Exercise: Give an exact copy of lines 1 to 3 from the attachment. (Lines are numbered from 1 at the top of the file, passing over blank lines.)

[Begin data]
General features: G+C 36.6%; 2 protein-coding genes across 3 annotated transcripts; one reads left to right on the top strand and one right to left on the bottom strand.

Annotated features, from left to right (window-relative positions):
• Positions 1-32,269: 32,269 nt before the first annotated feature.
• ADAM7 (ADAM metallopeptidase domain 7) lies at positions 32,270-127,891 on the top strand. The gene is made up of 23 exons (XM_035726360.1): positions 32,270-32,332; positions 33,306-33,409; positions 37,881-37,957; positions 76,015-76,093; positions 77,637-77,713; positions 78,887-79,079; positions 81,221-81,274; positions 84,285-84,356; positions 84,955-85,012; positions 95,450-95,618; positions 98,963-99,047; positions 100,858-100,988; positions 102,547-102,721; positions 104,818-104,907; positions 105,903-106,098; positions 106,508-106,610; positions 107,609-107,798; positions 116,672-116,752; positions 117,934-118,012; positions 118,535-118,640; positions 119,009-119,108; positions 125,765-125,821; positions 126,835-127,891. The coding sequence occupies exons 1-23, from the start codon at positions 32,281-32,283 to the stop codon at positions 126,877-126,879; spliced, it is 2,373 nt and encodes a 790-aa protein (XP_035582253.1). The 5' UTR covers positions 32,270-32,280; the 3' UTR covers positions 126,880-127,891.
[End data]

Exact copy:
General features: G+C 36.6%; 2 protein-coding genes across 3 annotated transcripts; one reads left to right on the top strand and one right to left on the bottom strand.

Annotated features, from left to right (window-relative positions):
• Positions 1-32,269: 32,269 nt before the first annotated feature.